This is Part I of my 2021 Edtech Outlook. Part II coming soon.

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The most tumultuous year in edtech history (2020) has come to a close. Earlier in 2020 I wrote about what I expected would change due to covid and we ended up investing in a number of new edtech companies at Lightspeed including Outschool and Forage. This year has made me love edtech even more. Education is the great equalizer, and I love fighting for the underdog.

In this post I wanted to share some of the trends I’m looking forward to in 2021 and how they’re informed by trends we’ve seen over the last few decades in edtech.

First, we’ll start with some history…

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Edtech has changed a lot over the last few decades. From test prep centers, job boards and online colleges to tutoring platforms, coding bootcamps and MOOCs, edtech trends change every few decades.

This is a quick trip down memory lane of some of the edtech trends and startups who enabled them. Understanding these trends helps us understand where we might be going.

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Here are the 5 trends I’m watching and where our portfolio might be heading…

  1. Social & community-driven learning experiences — Consumers are hungry for a truly social learning experience. Imagine Masterclass with a robust small-group learning community built on top of it, or a live, cohorted messaging service build on top of Duolingo, or a service where you could meet fellow Udemy learners learning the same topic and chart accountability learning paths together. I believe popular edutainment companies with strong single-player experiences have missed a huge opportunity to capitalize on social learning. The real power of social learning lies in the fact that teaching is one of the learnings methods that drives the greatest retention. The last decade gave us MOOCs, now we need community and embedded learning experiences in social. Companies working on solutions in peer to peer and social learning include Kritik, Microverse, Noon Academy, Brainly, and GetSetUp.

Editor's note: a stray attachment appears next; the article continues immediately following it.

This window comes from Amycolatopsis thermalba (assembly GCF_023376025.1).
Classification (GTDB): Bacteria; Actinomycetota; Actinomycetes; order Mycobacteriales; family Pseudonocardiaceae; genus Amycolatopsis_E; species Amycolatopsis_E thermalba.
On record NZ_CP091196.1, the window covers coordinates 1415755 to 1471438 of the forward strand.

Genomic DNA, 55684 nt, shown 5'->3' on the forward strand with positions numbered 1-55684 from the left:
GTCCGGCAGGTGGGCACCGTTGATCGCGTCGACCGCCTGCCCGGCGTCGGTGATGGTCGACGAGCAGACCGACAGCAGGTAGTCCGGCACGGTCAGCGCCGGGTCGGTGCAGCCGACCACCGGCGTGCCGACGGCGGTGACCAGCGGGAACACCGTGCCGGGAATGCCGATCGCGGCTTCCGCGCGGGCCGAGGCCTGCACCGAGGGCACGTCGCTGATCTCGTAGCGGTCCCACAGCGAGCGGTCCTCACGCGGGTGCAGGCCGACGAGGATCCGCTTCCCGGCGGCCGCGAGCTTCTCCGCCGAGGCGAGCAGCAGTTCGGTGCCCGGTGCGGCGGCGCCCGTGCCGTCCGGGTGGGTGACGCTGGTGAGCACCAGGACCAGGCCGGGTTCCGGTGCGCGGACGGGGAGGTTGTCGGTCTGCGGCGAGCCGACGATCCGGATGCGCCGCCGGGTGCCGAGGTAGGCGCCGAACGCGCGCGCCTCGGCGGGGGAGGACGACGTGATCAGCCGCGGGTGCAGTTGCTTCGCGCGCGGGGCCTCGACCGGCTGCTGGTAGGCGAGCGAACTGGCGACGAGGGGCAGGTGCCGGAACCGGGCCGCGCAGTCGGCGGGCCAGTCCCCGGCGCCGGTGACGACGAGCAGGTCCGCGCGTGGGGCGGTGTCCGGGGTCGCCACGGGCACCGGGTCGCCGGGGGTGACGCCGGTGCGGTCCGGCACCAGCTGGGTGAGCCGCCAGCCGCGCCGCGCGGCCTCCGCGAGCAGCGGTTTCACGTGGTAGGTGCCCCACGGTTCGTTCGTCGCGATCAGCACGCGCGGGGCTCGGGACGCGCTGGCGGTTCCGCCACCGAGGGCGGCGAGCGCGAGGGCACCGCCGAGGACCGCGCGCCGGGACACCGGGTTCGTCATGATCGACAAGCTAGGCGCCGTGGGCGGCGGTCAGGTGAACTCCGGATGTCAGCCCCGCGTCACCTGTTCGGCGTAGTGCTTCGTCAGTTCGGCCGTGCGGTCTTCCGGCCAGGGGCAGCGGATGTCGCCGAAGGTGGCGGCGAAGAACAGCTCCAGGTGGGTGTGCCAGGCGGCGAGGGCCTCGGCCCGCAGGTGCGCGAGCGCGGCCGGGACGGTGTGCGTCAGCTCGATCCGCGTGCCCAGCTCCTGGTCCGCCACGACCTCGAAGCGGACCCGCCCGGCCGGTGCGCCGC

2. From B2C to B2B — Forget “land and expand,” hello “land and brand” — Recently we’ve seen several large B2C education companies capitalize on their hard-earned consumer brands by launching enterprise offerings. Their strong brands allow them to quickly scale throughout the enterprise and launch their offerings with a large “installed base” of existing users. Traditional Saas expansion playbooks talk about “land and expand” but step aside traditional saas GTM advice — consumer mega-brands are quickly building 8- and 9-figure ARRs by landing and branding. The last decade laid the groundwork for “land and brand” to become commonplace. Shoutout to Coursera, Udemy, Codeacemy and many more proving out this model.
  3. Verticalized Education Live Learning / Hybrid Software — We saw several startups raise large seeds this summer building live video software specialized for education such as Engageli and ClassEDU. ClassEDU’s model of building on top of zoom is particularly interesting. I wonder if similar players will emerge built on top of other top educational software platforms such as Google Classroom / Hangouts and Microsoft Teams. The last few decades of big collaboration tech in edtech (Apple, Google) makes this possible.
  4. Consumer K12 models that address the growing Parent Wallet Share for K12 Supplemental learning –These solutions appeal to parents by driving engagement, edutainment, and removing the black box about what happens in school. They look like Tiktok for K12 learners, live online marketplaces, and character-driven educational offerings. Parents and other stakeholders want to be informed and involved. This is the biggest shift since in consumer buying behavior in edtech the last few decades. Companies enabling this include Outschool, Remind, ClassDojo, Caribu, Mystery, Brainpop, ABCMouse, Zigazoo and more.
  5. Microschools — One of the most fundamental edtech changes has been to rethink the very structure of our schools. While I assumed homeschooling would rise during the pandemic I didn’t anticipate the coining of new terms such as “pandemic pods” or “learning bubbles” — These groups fit somewhere between homeschooling and charter / private schools with their small-group focus. We’ve seen charters schools popularized over the last few decades. Now a new generation of startups are at. the forefront of this movement including Prenda, Primer, Prisma, ilk, Colearn Club and more.

If you’re a founder building an edtech company please get in touch, I’d love to know what you’re building and talk shop. mbent@lsvp.com

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